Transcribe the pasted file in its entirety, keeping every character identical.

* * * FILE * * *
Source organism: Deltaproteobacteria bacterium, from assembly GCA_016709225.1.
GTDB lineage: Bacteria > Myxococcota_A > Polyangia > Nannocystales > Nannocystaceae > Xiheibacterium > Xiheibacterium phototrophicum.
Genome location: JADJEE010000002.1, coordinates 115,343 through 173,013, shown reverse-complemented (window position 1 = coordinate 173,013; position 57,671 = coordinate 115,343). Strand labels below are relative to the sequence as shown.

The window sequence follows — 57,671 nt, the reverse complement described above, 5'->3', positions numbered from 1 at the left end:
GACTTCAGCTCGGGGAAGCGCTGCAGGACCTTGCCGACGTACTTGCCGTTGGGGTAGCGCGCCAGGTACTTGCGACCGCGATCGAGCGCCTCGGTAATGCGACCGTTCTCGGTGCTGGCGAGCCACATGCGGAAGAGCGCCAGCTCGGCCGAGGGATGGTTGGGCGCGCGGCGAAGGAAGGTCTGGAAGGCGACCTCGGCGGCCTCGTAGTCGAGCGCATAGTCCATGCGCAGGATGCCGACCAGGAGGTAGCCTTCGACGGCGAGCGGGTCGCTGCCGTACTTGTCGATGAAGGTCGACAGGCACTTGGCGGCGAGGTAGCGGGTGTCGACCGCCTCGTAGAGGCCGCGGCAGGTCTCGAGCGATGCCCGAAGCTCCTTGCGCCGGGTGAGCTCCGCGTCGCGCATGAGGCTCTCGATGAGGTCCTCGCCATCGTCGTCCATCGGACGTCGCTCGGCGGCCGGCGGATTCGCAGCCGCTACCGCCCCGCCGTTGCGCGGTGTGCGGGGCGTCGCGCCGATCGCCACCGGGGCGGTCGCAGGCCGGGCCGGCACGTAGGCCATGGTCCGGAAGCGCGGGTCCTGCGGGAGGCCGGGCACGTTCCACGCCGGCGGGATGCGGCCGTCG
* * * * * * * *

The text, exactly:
Source organism: Deltaproteobacteria bacterium, from assembly GCA_016709225.1.
GTDB lineage: Bacteria > Myxococcota_A > Polyangia > Nannocystales > Nannocystaceae > Xiheibacterium > Xiheibacterium phototrophicum.
Genome location: JADJEE010000002.1, coordinates 115,343 through 173,013, shown reverse-complemented (window position 1 = coordinate 173,013; position 57,671 = coordinate 115,343). Strand labels below are relative to the sequence as shown.

The window sequence follows — 57,671 nt, the reverse complement described above, 5'->3', positions numbered from 1 at the left end:
GACTTCAGCTCGGGGAAGCGCTGCAGGACCTTGCCGACGTACTTGCCGTTGGGGTAGCGCGCCAGGTACTTGCGACCGCGATCGAGCGCCTCGGTAATGCGACCGTTCTCGGTGCTGGCGAGCCACATGCGGAAGAGCGCCAGCTCGGCCGAGGGATGGTTGGGCGCGCGGCGAAGGAAGGTCTGGAAGGCGACCTCGGCGGCCTCGTAGTCGAGCGCATAGTCCATGCGCAGGATGCCGACCAGGAGGTAGCCTTCGACGGCGAGCGGGTCGCTGCCGTACTTGTCGATGAAGGTCGACAGGCACTTGGCGGCGAGGTAGCGGGTGTCGACCGCCTCGTAGAGGCCGCGGCAGGTCTCGAGCGATGCCCGAAGCTCCTTGCGCCGGGTGAGCTCCGCGTCGCGCATGAGGCTCTCGATGAGGTCCTCGCCATCGTCGTCCATCGGACGTCGCTCGGCGGCCGGCGGATTCGCAGCCGCTACCGCCCCGCCGTTGCGCGGTGTGCGGGGCGTCGCGCCGATCGCCACCGGGGCGGTCGCAGGCCGGGCCGGCACGTAGGCCATGGTCCGGAAGCGCGGGTCCTGCGGGAGGCCGGGCACGTTCCACGCCGGCGGGATGCGGCCGTCG